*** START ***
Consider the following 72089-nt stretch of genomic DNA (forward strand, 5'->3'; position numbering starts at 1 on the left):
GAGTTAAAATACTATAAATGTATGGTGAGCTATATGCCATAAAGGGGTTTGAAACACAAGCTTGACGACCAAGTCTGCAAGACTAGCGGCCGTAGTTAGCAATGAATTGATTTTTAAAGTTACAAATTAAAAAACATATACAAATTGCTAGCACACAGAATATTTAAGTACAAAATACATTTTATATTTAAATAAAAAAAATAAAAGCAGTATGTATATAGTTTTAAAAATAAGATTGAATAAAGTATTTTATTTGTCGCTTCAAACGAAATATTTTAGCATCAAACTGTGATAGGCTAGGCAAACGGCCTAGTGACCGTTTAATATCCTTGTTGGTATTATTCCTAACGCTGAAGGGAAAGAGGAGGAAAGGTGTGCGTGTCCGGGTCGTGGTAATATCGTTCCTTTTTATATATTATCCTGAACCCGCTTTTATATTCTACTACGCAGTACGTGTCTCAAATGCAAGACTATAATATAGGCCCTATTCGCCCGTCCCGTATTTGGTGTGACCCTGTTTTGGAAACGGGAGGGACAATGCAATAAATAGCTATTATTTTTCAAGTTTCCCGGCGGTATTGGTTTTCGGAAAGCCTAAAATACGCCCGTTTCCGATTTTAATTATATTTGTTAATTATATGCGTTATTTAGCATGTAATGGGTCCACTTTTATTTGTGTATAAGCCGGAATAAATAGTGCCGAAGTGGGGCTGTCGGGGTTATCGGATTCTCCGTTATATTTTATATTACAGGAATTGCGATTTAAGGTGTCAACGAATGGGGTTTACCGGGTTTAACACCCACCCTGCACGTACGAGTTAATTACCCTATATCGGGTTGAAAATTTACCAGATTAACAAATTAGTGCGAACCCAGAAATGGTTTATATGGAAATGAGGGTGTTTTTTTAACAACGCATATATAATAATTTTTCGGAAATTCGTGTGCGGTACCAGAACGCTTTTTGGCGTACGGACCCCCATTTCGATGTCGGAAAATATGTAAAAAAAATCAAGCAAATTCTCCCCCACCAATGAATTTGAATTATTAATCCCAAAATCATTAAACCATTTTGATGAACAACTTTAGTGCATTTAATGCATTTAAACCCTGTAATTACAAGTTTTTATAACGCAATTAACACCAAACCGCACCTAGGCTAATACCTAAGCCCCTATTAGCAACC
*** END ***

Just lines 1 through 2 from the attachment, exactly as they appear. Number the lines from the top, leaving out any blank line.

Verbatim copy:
Consider the following 72089-nt stretch of genomic DNA (forward strand, 5'->3'; position numbering starts at 1 on the left):
GAGTTAAAATACTATAAATGTATGGTGAGCTATATGCCATAAAGGGGTTTGAAACACAAGCTTGACGACCAAGTCTGCAAGACTAGCGGCCGTAGTTAGCAATGAATTGATTTTTAAAGTTACAAATTAAAAAACATATACAAATTGCTAGCACACAGAATATTTAAGTACAAAATACATTTTATATTTAAATAAAAAAAATAAAAGCAGTATGTATATAGTTTTAAAAATAAGATTGAATAAAGTATTTTATTTGTCGCTTCAAACGAAATATTTTAGCATCAAACTGTGATAGGCTAGGCAAACGGCCTAGTGACCGTTTAATATCCTTGTTGGTATTATTCCTAACGCTGAAGGGAAAGAGGAGGAAAGGTGTGCGTGTCCGGGTCGTGGTAATATCGTTCCTTTTTATATATTATCCTGAACCCGCTTTTATATTCTACTACGCAGTACGTGTCTCAAATGCAAGACTATAATATAGGCCCTATTCGCCCGTCCCGTATTTGGTGTGACCCTGTTTTGGAAACGGGAGGGACAATGCAATAAATAGCTATTATTTTTCAAGTTTCCCGGCGGTATTGGTTTTCGGAAAGCCTAAAATACGCCCGTTTCCGATTTTAATTATATTTGTTAATTATATGCGTTATTTAGCATGTAATGGGTCCACTTTTATTTGTGTATAAGCCGGAATAAATAGTGCCGAAGTGGGGCTGTCGGGGTTATCGGATTCTCCGTTATATTTTATATTACAGGAATTGCGATTTAAGGTGTCAACGAATGGGGTTTACCGGGTTTAACACCCACCCTGCACGTACGAGTTAATTACCCTATATCGGGTTGAAAATTTACCAGATTAACAAATTAGTGCGAACCCAGAAATGGTTTATATGGAAATGAGGGTGTTTTTTTAACAACGCATATATAATAATTTTTCGGAAATTCGTGTGCGGTACCAGAACGCTTTTTGGCGTACGGACCCCCATTTCGATGTCGGAAAATATGTAAAAAAAATCAAGCAAATTCTCCCCCACCAATGAATTTGAATTATTAATCCCAAAATCATTAAACCATTTTGATGAACAACTTTAGTGCATTTAATGCATTTAAACCCTGTAATTACAAGTTTTTATAACGCAATTAACACCAAACCGCACCTAGGCTAATACCTAAGCCCCTATTAGCAACC